Just a thought but I have heard that the term 'stereo' did not always mean stereo as we'd think of it today - it was more a question of surrounding yourself with sound, even if that sound was mono. This is something that seems to have been a major preoccupation with German manufacturers, using multiple speakers at different angles for example, to try and get that effect.

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Re: EMUD 920 Restoration / Rejuvination

Post by Bill Cahill on Tue Mar 19, 2013 2:45 pm

Something else. The German paper caps of that time were cleanr plastic with the ability to see the foill.
The wire ends, I think, were embedded in wax.
They don't seem to get leaky alot, but, I have seen several suddenly short.
Bill Cahill
Also, alot of the German resistors tend to go open.

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Re: EMUD 920 Restoration / Rejuvination

Post by Walston on Fri Mar 22, 2013 7:31 am

Thanks for the help guys. Still searching. I have the schematic if that helps, but I cant figure out how to post it.

Bill,

I have been checking the resistors by putting the lead across the resistor and checking the value on the schematic. I assume if it is open as you say, my meeter would show an open circuit. Correct?

Is there a way I can tel if a cap is shorted using my meter?

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Re: EMUD 920 Restoration / Rejuvination

Post by Bill Cahill on Fri Mar 22, 2013 8:00 am

On the resistor, if your meter shows no movement, it's open.
On caps, not usually. If shorted enough, yes. But, usually not.
They are generally bad.
These German radios usually use a selenium rectifier, and, that is often bad. Electrolytics often are shorted, and, or, wide open.
Bill Cahill

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Re: EMUD 920 Restoration / Rejuvination

Post by chrisc on Fri Mar 22, 2013 7:11 pm

I think it is worth at least giving the selenium rectifier a chance to prove itself - it depends on the sort of life it has lead - but the electrolytics and I'd suggest also the other 'paper' caps should be replaced while you have everything in pieces.

If you do need to change out the selenium, you'll likely need to make a bridge with 4 x 1N4007 diodes and a dropping resistor. You can usually 'stuff' them into the original can - which is invisible and provides a good way to mount them.

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Re: EMUD 920 Restoration / Rejuvination

Post by Bill Cahill on Sat Mar 23, 2013 10:38 am

Actually, it doesn't depend on the life it has led. In 1951 Radio tv electronics was praising selenium rectifiers. In 1957 the same magazine had an article stating that even un used, it had been found that seleniums had a definate shelf life.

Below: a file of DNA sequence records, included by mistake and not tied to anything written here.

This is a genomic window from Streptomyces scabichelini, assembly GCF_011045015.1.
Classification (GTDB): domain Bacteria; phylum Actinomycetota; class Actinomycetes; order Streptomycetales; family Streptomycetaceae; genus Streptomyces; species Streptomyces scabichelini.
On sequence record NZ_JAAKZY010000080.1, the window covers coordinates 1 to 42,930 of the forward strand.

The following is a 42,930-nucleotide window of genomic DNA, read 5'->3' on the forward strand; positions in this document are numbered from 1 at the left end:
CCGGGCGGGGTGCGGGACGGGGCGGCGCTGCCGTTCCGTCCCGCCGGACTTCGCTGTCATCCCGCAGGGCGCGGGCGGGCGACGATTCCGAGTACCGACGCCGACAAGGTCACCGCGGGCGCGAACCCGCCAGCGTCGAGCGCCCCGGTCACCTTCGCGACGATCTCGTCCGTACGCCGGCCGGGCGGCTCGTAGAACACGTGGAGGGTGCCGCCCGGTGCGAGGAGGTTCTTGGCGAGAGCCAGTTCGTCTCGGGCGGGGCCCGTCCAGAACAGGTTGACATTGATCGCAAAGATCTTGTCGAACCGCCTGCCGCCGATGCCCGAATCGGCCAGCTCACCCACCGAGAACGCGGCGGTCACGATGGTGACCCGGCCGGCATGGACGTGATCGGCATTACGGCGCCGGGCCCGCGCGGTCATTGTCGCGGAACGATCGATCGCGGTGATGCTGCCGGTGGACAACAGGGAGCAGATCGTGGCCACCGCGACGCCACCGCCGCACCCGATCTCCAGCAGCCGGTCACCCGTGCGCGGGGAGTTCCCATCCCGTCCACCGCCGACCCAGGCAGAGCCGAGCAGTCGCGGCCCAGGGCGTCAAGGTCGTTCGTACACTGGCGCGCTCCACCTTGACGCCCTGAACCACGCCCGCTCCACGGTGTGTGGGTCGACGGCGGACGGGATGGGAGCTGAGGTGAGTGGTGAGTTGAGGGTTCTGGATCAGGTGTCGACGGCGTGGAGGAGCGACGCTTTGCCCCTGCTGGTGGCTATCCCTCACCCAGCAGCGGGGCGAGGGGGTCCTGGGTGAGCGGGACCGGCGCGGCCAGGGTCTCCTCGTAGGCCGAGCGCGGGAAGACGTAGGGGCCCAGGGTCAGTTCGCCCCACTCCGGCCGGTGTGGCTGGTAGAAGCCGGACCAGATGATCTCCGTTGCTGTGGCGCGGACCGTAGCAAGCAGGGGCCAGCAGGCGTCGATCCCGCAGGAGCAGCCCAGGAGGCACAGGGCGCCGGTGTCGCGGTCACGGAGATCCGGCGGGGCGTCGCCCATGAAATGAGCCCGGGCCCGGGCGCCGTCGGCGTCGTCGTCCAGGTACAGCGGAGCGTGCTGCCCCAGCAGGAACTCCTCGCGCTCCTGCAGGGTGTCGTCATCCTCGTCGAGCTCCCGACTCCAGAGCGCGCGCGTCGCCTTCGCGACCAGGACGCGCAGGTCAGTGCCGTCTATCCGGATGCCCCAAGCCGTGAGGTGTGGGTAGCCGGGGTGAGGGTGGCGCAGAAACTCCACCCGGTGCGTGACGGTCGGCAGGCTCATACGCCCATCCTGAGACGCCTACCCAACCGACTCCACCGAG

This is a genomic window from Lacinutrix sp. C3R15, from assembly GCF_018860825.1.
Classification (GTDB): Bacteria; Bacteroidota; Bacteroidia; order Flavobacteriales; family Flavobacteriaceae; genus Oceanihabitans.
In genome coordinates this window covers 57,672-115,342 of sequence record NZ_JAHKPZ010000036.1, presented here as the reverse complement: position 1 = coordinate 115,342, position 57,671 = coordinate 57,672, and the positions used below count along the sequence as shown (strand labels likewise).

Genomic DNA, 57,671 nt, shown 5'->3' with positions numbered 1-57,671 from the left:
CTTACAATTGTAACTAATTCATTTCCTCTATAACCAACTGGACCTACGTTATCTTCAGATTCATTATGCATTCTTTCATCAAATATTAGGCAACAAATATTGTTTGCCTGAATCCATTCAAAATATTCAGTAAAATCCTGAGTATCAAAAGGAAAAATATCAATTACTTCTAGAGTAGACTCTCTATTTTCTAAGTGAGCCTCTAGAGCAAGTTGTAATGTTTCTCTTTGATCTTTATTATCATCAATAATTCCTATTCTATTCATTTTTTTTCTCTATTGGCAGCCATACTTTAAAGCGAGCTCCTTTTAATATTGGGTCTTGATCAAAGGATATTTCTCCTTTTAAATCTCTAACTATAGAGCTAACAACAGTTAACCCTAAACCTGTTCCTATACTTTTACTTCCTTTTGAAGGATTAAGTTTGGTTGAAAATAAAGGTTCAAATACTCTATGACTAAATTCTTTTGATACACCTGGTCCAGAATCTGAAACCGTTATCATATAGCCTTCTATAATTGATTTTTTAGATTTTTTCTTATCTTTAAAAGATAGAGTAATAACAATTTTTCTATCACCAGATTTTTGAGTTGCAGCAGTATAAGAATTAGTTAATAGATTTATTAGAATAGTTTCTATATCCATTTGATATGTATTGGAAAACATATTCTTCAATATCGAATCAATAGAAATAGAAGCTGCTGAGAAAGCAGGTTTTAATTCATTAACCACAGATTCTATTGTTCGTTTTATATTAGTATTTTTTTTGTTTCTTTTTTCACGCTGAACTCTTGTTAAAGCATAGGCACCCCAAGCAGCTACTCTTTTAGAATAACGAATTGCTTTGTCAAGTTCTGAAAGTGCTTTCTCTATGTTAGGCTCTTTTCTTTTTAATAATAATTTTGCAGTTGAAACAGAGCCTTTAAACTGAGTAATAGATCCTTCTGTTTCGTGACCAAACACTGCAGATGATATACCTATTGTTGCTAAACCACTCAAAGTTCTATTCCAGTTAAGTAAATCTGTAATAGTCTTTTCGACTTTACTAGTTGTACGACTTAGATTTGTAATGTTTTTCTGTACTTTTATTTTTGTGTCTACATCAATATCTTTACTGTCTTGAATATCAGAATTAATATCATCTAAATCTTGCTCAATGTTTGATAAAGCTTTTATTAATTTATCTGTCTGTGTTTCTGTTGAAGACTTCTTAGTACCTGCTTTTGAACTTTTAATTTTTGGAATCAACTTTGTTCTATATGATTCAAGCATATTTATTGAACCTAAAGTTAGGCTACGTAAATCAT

Manny years ago I had brand new seleiniums by one of the top rated compannies. I needed them in a Motorola tv. After rebuilding, I plugged it in, and, pops, smoke, and, sparks flew out of new rectifiers.
It was found they had shorted.

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Re: EMUD 920 Restoration / Rejuvination

Post by chrisc on Sat Mar 23, 2013 12:21 pm

That's interesting and I certainly defer to your experience - I started out by routinely swapping them out but I have gradually reached the point where I at least try them first. Don't want to hijack this post but I had thought that the typical failure mode was to progressively increase in resistance rather than to short out so I learned something new there.

Best Regards

Chris

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Re: EMUD 920 Restoration / Rejuvination

Post by Walston on Sun Mar 24, 2013 12:28 am

Back to the original subject. Well I think I have this mystery solved. After some more detailed studying of the schematic, looks like only the phono and tape go to the stereo button hookup. I had to order some parts for the phono so I couldn't test it. The tape is just an input plug, so I rigged up a stereo input (as 75X11 had suggested earlier) and sure enough it played perfect through both speakers with the stereo button pushed! Very Happy Very Happy Very Happy

The FM is not routed to the stereo side at all. Kind of a bummer, but it plays well without the stereo.

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Re: EMUD 920 Restoration / Rejuvination

Post by 75X11 on Sun Mar 24, 2013 1:38 am

Your unit must've came along when stereo audio equipment was available, but before FM multiplex got going.
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Re: EMUD 920 Restoration / Rejuvination

Post by GaryRabbitt on Mon Mar 25, 2013 1:57 am

Walston, I would see if the selenium does function before just replacing it. I have repaired many sets for years, and have only come across one bad selenium. One that developed high resistance and was not performing as it should. I've never seen the blow out ones, although I know that can happen.
As far as checking resistors, you can get a close idea of the part, placing the leads on each side of the part. But if for example a resistor was 'open' you may still get a reading. That's because there may be other parts connected to the same terminals giving you a reading. A good example is when a resistor, and a higher valued capacitor has one lead on one end of the resistor. If the resistor is open, you are really reading thru the capacitor lead, and wherever the other lead goes thru the circuit and back to the other terminal of the resistor. If the resistor is good, the reading still might be thrown off due to the cap.

In those cases, you might have to raise and isolate one lead of the part for a true reading.


Last edited by GaryRabbitt on Sat Mar 30, 2013 3:20 am; edited 1 time in total
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Re: EMUD 920 Restoration / Rejuvination

Post by Walston on Mon Mar 25, 2013 7:41 am

Makes sense, Thanks Gary.

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Re: EMUD 920 Restoration / Rejuvination

Post by Walston on Sat Mar 30, 2013 8:51 am

Well I got the parts for the phono and it is now working like new. Plays perfect stereo, sounds unbelievably good. I also got the 78 RPM needle as I have about 100 or so 78's. Plays perfect. I have an old Victrola, but I don't fool with it much, so it is neat to be able to play 78's on this.

3 weeks ago, nothing worked, now everything works. Very satisfying.